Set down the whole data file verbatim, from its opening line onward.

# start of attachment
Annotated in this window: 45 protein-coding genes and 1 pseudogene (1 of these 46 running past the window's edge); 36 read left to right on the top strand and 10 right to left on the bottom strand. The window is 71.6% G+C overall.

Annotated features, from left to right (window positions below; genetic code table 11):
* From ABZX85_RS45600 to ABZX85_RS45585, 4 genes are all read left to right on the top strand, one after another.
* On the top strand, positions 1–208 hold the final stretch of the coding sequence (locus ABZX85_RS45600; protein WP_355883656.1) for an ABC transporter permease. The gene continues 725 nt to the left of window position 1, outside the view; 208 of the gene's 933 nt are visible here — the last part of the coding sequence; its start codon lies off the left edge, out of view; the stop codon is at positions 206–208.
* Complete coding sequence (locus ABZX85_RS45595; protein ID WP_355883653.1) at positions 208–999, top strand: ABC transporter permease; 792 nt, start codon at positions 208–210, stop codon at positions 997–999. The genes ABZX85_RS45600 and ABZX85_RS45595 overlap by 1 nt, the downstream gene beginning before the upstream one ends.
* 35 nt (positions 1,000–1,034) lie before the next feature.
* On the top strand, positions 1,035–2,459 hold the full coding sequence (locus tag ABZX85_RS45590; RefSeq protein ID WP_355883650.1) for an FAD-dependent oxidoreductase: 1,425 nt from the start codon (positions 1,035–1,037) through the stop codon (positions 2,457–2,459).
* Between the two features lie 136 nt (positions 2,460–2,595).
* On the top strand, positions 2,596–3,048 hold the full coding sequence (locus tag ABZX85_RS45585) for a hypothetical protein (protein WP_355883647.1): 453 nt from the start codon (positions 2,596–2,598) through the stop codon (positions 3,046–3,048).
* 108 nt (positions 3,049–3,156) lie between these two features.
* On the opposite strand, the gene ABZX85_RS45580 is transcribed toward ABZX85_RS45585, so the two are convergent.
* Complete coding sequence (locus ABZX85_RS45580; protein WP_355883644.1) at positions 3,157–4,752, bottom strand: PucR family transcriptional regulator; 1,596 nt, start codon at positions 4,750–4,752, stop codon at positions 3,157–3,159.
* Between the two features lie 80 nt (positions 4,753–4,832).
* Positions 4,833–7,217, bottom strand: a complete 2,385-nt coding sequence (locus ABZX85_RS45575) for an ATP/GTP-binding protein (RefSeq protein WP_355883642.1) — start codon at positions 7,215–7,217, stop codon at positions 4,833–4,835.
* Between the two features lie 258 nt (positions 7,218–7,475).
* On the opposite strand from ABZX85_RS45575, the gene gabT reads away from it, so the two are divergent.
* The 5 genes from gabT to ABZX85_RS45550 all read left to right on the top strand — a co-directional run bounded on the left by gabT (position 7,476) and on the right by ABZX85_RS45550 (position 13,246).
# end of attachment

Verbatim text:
Annotated in this window: 45 protein-coding genes and 1 pseudogene (1 of these 46 running past the window's edge); 36 read left to right on the top strand and 10 right to left on the bottom strand. The window is 71.6% G+C overall.

Annotated features, from left to right (window positions below; genetic code table 11):
* From ABZX85_RS45600 to ABZX85_RS45585, 4 genes are all read left to right on the top strand, one after another.
* On the top strand, positions 1–208 hold the final stretch of the coding sequence (locus ABZX85_RS45600; protein WP_355883656.1) for an ABC transporter permease. The gene continues 725 nt to the left of window position 1, outside the view; 208 of the gene's 933 nt are visible here — the last part of the coding sequence; its start codon lies off the left edge, out of view; the stop codon is at positions 206–208.
* Complete coding sequence (locus ABZX85_RS45595; protein ID WP_355883653.1) at positions 208–999, top strand: ABC transporter permease; 792 nt, start codon at positions 208–210, stop codon at positions 997–999. The genes ABZX85_RS45600 and ABZX85_RS45595 overlap by 1 nt, the downstream gene beginning before the upstream one ends.
* 35 nt (positions 1,000–1,034) lie before the next feature.
* On the top strand, positions 1,035–2,459 hold the full coding sequence (locus tag ABZX85_RS45590; RefSeq protein ID WP_355883650.1) for an FAD-dependent oxidoreductase: 1,425 nt from the start codon (positions 1,035–1,037) through the stop codon (positions 2,457–2,459).
* Between the two features lie 136 nt (positions 2,460–2,595).
* On the top strand, positions 2,596–3,048 hold the full coding sequence (locus tag ABZX85_RS45585) for a hypothetical protein (protein WP_355883647.1): 453 nt from the start codon (positions 2,596–2,598) through the stop codon (positions 3,046–3,048).
* 108 nt (positions 3,049–3,156) lie between these two features.
* On the opposite strand, the gene ABZX85_RS45580 is transcribed toward ABZX85_RS45585, so the two are convergent.
* Complete coding sequence (locus ABZX85_RS45580; protein WP_355883644.1) at positions 3,157–4,752, bottom strand: PucR family transcriptional regulator; 1,596 nt, start codon at positions 4,750–4,752, stop codon at positions 3,157–3,159.
* Between the two features lie 80 nt (positions 4,753–4,832).
* Positions 4,833–7,217, bottom strand: a complete 2,385-nt coding sequence (locus ABZX85_RS45575) for an ATP/GTP-binding protein (RefSeq protein WP_355883642.1) — start codon at positions 7,215–7,217, stop codon at positions 4,833–4,835.
* Between the two features lie 258 nt (positions 7,218–7,475).
* On the opposite strand from ABZX85_RS45575, the gene gabT reads away from it, so the two are divergent.
* The 5 genes from gabT to ABZX85_RS45550 all read left to right on the top strand — a co-directional run bounded on the left by gabT (position 7,476) and on the right by ABZX85_RS45550 (position 13,246).